In a world that requires increased active civic participation and informed decision-making for marginalised groups to have their needs and aspirations represented, traditional methods of discussion may not always efficaciously capture the complexities and dynamics of critical engagement and comprehension of complex societal issues, especially in the realms of rights, democracy, and diverse stakeholder involvement. Games can marvellously put people in the driver’s seat, and show them what it means to truly participate. In practice, there are three levels of participation, broadcast (government to citizen), consultation (citizen to government), and active dialogue. Games can foster critical thinking, consensus building, and a deep understanding of the dynamics of civic participation. A game also helps foster critical dialogue around the values in decision-making, as understood by the various actors, and as it plays out in the choices they have to make.

In Solemnly Resolve, the players are expected to wear the hats of various actors in the city, from philanthropists and small businessmen to politicians and civil servants. Each of them has a personal viewpoint, and an objective they need to achieve. The consensus building towards decision-making is a great way to get people to talk about preferences, logic and reasoning, and priorities. Players often negotiate the choices as their own notions projected through the persona they are playing, thus bringing to the discussion their notions of how a democracy should function. Since all of this happens in-game and through the veil of a persona, the weight of the choices are far lighter than if one had to do the same in the real world. Yet, the choices you make in a game are reflective of real-life choices, as you are playing with a real-world model. When groups make choices that align with one of the tenets, a trade-off with the others is fairly evident. Difficult but necessary choices mean one is trading a stable government for a more economically sound choice, or an increase in transparency and accountability could mean an unstable government in the long term.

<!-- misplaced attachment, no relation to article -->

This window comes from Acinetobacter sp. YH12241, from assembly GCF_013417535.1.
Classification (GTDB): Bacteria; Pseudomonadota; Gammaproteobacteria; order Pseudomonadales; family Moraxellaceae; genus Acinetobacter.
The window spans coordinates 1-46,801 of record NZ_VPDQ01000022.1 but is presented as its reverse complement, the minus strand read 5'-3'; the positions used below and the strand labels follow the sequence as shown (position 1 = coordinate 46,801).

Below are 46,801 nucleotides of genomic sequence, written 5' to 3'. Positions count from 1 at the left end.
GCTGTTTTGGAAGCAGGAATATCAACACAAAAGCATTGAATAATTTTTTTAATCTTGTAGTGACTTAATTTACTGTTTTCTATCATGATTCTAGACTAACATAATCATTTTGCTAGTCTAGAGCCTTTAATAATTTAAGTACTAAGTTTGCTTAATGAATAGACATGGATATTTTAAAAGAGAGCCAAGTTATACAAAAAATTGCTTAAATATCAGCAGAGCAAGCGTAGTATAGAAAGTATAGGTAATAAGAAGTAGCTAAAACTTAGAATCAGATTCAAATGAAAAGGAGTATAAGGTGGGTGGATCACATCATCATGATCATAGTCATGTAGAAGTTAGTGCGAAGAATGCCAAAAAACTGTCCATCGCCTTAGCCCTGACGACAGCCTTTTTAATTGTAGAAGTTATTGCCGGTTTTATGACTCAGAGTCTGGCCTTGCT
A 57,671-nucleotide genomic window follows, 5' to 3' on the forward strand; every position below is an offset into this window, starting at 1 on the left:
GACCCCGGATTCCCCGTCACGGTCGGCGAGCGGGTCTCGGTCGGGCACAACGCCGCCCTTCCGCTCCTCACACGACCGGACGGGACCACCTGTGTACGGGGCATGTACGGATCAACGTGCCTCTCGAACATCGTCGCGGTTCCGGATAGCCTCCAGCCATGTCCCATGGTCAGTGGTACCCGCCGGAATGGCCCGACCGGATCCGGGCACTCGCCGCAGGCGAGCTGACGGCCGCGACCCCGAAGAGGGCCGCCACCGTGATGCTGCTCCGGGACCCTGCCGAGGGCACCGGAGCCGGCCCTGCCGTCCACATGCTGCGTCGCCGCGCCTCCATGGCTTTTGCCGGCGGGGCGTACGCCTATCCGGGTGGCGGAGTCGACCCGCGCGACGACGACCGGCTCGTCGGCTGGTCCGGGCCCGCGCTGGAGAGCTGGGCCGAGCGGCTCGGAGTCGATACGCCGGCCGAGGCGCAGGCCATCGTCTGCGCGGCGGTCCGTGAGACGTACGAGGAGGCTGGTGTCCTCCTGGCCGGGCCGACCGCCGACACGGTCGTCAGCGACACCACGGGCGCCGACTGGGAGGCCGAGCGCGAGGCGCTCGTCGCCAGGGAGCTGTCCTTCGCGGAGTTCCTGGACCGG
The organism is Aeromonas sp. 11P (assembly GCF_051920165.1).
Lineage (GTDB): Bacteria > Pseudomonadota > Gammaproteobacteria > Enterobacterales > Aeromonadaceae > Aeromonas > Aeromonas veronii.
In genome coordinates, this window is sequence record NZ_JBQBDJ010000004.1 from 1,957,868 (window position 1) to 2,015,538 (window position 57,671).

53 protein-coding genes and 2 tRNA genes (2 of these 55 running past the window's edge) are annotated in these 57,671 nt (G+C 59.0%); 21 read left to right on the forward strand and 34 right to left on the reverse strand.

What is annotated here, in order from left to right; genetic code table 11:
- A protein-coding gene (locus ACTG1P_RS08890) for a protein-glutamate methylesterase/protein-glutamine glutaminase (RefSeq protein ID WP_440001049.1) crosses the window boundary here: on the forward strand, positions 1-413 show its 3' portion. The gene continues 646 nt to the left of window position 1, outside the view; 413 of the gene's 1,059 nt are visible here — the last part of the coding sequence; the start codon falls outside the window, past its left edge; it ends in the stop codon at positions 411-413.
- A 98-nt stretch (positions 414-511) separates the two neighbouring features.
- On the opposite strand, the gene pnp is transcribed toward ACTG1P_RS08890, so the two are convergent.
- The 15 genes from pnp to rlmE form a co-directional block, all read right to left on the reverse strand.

In-game, playing the role of a nodal officer, while dealing with poor economic growth of the region, you see teams suddenly wanting to prioritise construction of an industrial complex that will provide some economic relief, instead of slum rehabilitation programmes that will take care of long-term social inequity. While on a personal level, no one will dispute that forced displacement is unfair on the residents, these decisions when made as government officers or upcoming politicians suddenly seem counter intuitive to our values. At the end of the game, the values reflected in these choices shape the preamble.

Role-playing also reinforces what has already been learned elsewhere, say, in a textbook, or on the news. Games, thus, can be used to complement traditional learning methods used in classrooms. In a game, the player’s choices chart the course of the game, which in turn lets the player invest more in the narrative built. With different players interacting with one another, the various narratives built become a site for experiential learning.

When we deal with something like the Constitution or law, there is an urge to look up an expert’s opinion. But with a game the participants tackle a number of ideas from the Constitution by working with the principles. The pressure to build consensus in limited time imposes constraints that a lot of participants have never worked with before. Each player brings to the table their own perspectives and layers in their view of this document in order to have a dialogue.

In many of our game sessions, we have seen teams and players break out into heated debate over what values the personas would hold. Would they pertain to upholding the spirit of justice or to act in favour of more immediate resolution? In some of our sessions we see the discussion go into endless loops of deciding on the less difficult choice, or the trade-offs between the three choices presented.

A game like Solemnly Resolve is a unique way of engaging with the Constitution, since it helps not only in understanding the values enshrined in the document but also makes participants examine critically their own values and beliefs and how those play out when choices have to be made.

About the author: Karthik is a trained architect and planner, and co-leads fields of View, a 12 year old non-profit that uses games and simulations as a way of increasing participation and equity in public policy conversations.